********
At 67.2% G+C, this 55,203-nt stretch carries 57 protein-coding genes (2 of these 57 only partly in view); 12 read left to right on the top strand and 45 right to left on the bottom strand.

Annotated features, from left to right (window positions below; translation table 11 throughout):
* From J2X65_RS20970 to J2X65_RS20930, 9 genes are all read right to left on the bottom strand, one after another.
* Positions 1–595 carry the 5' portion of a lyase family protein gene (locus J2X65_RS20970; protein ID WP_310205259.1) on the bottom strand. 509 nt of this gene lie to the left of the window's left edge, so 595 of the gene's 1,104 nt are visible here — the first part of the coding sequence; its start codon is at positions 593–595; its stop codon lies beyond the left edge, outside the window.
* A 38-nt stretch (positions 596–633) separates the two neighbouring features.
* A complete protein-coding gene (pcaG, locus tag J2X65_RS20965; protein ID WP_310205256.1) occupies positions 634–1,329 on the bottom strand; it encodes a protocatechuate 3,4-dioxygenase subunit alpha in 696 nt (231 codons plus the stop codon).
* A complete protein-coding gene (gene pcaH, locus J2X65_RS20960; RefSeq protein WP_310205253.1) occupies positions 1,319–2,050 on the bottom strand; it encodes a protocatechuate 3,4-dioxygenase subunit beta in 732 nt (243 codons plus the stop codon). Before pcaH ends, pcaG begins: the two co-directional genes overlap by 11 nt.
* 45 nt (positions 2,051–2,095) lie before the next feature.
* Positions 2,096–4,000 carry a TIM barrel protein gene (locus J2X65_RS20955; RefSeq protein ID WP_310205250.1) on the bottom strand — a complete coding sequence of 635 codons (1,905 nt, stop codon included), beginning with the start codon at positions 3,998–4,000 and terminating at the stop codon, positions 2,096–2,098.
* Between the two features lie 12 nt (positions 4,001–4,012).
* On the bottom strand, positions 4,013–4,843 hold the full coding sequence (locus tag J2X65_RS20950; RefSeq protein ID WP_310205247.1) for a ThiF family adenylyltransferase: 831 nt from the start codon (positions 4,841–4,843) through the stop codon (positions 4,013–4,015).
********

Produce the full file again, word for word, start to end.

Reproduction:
At 67.2% G+C, this 55,203-nt stretch carries 57 protein-coding genes (2 of these 57 only partly in view); 12 read left to right on the top strand and 45 right to left on the bottom strand.

Annotated features, from left to right (window positions below; translation table 11 throughout):
* From J2X65_RS20970 to J2X65_RS20930, 9 genes are all read right to left on the bottom strand, one after another.
* Positions 1–595 carry the 5' portion of a lyase family protein gene (locus J2X65_RS20970; protein ID WP_310205259.1) on the bottom strand. 509 nt of this gene lie to the left of the window's left edge, so 595 of the gene's 1,104 nt are visible here — the first part of the coding sequence; its start codon is at positions 593–595; its stop codon lies beyond the left edge, outside the window.
* A 38-nt stretch (positions 596–633) separates the two neighbouring features.
* A complete protein-coding gene (pcaG, locus tag J2X65_RS20965; protein ID WP_310205256.1) occupies positions 634–1,329 on the bottom strand; it encodes a protocatechuate 3,4-dioxygenase subunit alpha in 696 nt (231 codons plus the stop codon).
* A complete protein-coding gene (gene pcaH, locus J2X65_RS20960; RefSeq protein WP_310205253.1) occupies positions 1,319–2,050 on the bottom strand; it encodes a protocatechuate 3,4-dioxygenase subunit beta in 732 nt (243 codons plus the stop codon). Before pcaH ends, pcaG begins: the two co-directional genes overlap by 11 nt.
* 45 nt (positions 2,051–2,095) lie before the next feature.
* Positions 2,096–4,000 carry a TIM barrel protein gene (locus J2X65_RS20955; RefSeq protein ID WP_310205250.1) on the bottom strand — a complete coding sequence of 635 codons (1,905 nt, stop codon included), beginning with the start codon at positions 3,998–4,000 and terminating at the stop codon, positions 2,096–2,098.
* Between the two features lie 12 nt (positions 4,001–4,012).
* On the bottom strand, positions 4,013–4,843 hold the full coding sequence (locus tag J2X65_RS20950; RefSeq protein ID WP_310205247.1) for a ThiF family adenylyltransferase: 831 nt from the start codon (positions 4,841–4,843) through the stop codon (positions 4,013–4,015).